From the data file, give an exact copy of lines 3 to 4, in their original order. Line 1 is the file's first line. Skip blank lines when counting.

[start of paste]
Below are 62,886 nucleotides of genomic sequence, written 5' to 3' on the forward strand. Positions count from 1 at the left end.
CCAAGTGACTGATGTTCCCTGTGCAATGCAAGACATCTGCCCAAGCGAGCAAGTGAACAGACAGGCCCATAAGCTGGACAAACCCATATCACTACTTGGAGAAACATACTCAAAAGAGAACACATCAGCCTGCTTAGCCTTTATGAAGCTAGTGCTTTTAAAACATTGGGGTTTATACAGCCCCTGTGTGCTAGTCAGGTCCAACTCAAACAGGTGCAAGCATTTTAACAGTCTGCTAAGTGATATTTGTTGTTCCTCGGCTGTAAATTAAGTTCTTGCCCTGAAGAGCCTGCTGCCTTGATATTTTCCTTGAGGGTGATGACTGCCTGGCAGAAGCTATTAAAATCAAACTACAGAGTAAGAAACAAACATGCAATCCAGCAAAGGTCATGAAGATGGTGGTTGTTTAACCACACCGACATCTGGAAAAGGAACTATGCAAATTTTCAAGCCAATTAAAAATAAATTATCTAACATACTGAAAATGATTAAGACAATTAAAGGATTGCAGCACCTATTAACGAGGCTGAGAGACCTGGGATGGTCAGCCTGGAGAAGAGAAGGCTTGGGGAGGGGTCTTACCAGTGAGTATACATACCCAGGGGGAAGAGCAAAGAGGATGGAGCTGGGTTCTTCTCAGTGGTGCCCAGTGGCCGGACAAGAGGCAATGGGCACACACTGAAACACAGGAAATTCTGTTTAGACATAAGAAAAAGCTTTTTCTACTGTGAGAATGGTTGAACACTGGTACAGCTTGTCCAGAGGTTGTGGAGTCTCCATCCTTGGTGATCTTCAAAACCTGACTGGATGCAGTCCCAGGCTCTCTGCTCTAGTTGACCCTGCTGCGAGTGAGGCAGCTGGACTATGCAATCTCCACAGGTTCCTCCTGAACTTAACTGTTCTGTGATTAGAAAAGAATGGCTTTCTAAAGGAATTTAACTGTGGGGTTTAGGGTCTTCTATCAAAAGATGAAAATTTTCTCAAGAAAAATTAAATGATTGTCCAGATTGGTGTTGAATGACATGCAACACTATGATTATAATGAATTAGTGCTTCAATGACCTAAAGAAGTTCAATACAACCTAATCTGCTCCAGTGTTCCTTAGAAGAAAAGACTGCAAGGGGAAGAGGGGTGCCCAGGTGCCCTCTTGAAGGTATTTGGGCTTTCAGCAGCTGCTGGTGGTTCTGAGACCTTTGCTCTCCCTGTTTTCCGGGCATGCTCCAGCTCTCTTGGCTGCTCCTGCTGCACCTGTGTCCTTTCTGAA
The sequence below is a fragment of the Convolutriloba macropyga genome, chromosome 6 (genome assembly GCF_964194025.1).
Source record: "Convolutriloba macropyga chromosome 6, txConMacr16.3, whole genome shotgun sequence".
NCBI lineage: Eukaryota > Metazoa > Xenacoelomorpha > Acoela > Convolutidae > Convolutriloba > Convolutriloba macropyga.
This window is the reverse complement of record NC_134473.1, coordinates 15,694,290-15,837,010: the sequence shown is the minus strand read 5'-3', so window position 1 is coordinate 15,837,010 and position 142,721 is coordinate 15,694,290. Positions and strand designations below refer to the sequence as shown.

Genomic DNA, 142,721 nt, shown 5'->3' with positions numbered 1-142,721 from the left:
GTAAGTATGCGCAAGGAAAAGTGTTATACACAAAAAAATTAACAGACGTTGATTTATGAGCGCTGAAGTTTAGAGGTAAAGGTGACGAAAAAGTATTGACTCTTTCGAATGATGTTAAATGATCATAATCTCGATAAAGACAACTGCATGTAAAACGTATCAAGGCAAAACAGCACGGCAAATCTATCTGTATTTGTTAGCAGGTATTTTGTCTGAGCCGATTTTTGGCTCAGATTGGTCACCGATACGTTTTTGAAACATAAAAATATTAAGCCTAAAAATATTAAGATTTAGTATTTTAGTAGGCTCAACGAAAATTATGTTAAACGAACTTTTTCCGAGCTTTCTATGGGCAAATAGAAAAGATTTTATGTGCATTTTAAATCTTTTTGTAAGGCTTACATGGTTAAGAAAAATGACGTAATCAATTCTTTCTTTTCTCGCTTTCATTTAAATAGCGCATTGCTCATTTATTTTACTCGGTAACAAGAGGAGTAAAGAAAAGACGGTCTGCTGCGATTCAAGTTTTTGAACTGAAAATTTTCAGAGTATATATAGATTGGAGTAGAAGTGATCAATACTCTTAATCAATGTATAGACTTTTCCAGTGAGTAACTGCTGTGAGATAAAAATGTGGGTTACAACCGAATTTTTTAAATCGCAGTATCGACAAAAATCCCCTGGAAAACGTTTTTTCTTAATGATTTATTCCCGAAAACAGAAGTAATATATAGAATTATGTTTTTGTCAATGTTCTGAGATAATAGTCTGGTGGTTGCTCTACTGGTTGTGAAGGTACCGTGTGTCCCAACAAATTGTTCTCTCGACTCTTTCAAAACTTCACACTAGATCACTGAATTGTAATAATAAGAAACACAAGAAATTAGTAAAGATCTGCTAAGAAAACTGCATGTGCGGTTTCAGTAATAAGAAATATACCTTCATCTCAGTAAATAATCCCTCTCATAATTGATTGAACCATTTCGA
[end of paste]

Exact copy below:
The sequence below is a fragment of the Convolutriloba macropyga genome, chromosome 6 (genome assembly GCF_964194025.1).
Source record: "Convolutriloba macropyga chromosome 6, txConMacr16.3, whole genome shotgun sequence".